My council tax for an average priced property, is about £1700 per year, but this is a bit more than most councils as we currently have no landfill sites, so have to pay other councils to take our garbage. Recycling is taken very seriously here as a result!

The only other 'tax' I can think of is the tv licence fee, payable if your home is capable of getting a tv signal, or if you watch tv online, and goes to fund the bbc - about £150 per year.

In addition to VAT there are also duties on certain products, booze, tobacco and road fuel most notably. This generally doubles the price (for example fuel duty is £0.58 per litre) - petrol where I am is about £1.20 per litre including duty and VAT.
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26-03-2017, 02:38 PM
RE: Taxes
(26-03-2017 02:10 PM)ukatheist Wrote:  
(26-03-2017 10:23 AM)GirlyMan Wrote:  Do you pay property taxes? Do you have local provincial taxes as well as her majesty's?

We have council tax for domestic homes, and business rates, both based on the property value and payable by the occupier or owner to local government (councils). There are discounts on council tax if there is only one income, or if the property is empty for prolonged periods and it is paid by the council if there are no earners. Council tax goes towards local services like buses, libraries, road repairs, garbage collection, education, social housing and council benefits (and of course the cost of the councils themselves). Councils also get a settlement from the government so the council tax/rates make up the difference.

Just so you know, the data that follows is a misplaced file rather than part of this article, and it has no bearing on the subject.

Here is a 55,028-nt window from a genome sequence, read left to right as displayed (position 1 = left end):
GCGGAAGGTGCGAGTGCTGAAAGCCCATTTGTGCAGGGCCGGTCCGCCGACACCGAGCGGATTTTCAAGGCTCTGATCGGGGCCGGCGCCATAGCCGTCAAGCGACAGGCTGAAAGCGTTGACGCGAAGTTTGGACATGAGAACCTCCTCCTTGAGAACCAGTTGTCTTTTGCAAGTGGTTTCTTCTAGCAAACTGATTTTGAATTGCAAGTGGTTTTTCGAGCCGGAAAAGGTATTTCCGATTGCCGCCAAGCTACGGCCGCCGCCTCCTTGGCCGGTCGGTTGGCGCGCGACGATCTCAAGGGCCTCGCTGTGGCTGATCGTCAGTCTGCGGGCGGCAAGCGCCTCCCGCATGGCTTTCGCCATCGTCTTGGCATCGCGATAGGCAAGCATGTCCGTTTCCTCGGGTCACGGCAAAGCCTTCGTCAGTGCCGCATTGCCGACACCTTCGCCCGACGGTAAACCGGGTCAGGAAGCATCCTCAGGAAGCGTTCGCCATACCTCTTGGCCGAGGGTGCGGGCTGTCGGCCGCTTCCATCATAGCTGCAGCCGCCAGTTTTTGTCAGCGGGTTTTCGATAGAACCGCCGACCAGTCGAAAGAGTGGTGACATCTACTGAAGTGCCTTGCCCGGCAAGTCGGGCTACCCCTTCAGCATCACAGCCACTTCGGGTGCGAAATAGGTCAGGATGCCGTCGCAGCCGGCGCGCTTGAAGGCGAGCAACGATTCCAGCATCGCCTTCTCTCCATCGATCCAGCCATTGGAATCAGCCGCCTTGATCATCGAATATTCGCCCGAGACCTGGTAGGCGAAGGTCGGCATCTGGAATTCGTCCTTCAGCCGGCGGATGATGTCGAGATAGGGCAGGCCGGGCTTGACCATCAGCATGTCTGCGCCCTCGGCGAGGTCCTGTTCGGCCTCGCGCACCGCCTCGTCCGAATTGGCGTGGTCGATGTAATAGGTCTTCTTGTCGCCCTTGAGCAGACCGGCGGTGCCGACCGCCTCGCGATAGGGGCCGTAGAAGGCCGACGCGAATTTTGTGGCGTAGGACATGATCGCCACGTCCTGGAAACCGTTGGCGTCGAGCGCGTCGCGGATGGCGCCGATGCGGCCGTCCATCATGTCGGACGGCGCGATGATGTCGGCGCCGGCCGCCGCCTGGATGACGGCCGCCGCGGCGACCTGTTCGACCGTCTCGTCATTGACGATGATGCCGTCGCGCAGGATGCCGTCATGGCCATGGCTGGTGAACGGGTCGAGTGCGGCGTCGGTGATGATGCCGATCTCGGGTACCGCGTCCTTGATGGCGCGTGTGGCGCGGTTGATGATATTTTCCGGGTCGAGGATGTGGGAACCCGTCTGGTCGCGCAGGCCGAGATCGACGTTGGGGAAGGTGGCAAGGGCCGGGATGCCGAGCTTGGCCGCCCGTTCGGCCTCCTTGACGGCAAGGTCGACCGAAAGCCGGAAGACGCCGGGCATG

My council tax for an average priced property, is about £1700 per year, but this is a bit more than most councils as we currently have no landfill sites, so have to pay other councils to take our garbage. Recycling is taken very seriously here as a result!

The only other 'tax' I can think of is the tv licence fee, payable if your home is capable of getting a tv signal, or if you watch tv online, and goes to fund the bbc - about £150 per year.

In addition to VAT there are also duties on certain products, booze, tobacco and road fuel most notably. This generally doubles the price (for example fuel duty is £0.58 per litre) - petrol where I am is about £1.20 per litre including duty and VAT.

There is also Insurance Premium Tax (IPT) at a standard rate of 10% rising to 12% from the First of June; higher rate is 20%.

Councils are having to cut services through lack of income. An increase of 2% or more requires a local referendum. After this law was passed the Secretary of State for Communities and Local Government expressed his condemnation of almost all local authorities increasing their council tax charges by 1.99% - no one could see that coming, surely.

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26-03-2017, 04:07 PM
RE: Taxes
(26-03-2017 12:24 PM)Full Circle Wrote:  
(26-03-2017 10:11 AM)Popeyes Pappy Wrote:  I'll play with it if you'll share the spreadsheet as opposed to a screenshot.

I put it in a Dropbox named TTA Tax, anyone can access it. Let me know if you have a problem with it.

https://www.dropbox.com/s/77nfqo866tsnhn....xlsx?dl=0

Thanks. I'll play around with it, and post my results.

You do need to change the formula in cell I38 to =(I30-A38)*C38

You are taxing that group at 42% like they had $3.5 million of income, but they had less. I haven't checked the rest of the cells for similar errors.